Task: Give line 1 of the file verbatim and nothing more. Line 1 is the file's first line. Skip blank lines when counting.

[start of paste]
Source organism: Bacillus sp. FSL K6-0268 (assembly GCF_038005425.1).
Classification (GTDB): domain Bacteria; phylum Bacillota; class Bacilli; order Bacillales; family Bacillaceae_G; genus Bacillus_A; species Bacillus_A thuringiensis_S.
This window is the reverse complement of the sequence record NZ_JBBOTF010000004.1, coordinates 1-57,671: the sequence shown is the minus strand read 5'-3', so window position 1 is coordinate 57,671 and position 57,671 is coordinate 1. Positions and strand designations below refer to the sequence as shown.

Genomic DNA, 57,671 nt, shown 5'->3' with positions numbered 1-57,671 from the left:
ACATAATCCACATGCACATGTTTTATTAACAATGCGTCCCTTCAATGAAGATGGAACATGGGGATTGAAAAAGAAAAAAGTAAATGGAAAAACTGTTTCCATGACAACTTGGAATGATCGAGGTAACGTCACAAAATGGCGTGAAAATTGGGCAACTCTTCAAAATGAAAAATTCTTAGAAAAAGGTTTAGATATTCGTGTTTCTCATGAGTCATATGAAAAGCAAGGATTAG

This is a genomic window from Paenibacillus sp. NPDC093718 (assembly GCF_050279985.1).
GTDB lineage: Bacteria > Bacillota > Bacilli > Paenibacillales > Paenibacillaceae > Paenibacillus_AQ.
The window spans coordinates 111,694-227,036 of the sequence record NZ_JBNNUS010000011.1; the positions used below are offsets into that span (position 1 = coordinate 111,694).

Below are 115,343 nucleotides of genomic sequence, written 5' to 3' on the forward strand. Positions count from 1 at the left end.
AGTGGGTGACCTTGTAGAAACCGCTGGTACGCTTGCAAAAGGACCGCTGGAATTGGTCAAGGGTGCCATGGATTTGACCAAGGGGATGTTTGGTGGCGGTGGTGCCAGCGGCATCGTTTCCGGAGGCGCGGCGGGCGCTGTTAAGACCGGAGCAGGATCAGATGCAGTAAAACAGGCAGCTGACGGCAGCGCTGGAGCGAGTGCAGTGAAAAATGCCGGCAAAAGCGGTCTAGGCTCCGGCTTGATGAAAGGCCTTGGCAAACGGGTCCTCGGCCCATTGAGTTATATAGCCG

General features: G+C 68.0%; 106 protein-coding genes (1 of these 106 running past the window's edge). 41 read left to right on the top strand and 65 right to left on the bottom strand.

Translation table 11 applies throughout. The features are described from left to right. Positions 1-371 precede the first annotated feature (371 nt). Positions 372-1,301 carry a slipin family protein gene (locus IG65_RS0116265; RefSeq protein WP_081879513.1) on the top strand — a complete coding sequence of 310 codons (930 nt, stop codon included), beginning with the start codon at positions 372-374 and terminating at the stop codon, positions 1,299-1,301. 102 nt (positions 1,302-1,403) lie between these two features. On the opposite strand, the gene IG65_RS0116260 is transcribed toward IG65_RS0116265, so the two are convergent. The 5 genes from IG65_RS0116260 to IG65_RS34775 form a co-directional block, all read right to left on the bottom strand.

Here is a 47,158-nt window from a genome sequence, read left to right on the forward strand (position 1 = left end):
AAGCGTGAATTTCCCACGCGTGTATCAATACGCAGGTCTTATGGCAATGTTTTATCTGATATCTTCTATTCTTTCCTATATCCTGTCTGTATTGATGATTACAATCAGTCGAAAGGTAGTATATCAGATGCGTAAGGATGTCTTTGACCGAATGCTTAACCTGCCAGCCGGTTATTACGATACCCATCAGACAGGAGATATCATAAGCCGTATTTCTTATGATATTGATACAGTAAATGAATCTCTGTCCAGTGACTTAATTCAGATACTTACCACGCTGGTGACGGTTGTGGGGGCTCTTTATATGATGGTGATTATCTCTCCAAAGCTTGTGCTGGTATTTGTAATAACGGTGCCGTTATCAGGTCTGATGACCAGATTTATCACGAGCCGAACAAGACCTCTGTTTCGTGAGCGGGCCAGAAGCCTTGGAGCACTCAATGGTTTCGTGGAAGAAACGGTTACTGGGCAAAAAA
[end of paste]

Source organism: Bacillus sp. FSL K6-0268 (assembly GCF_038005425.1).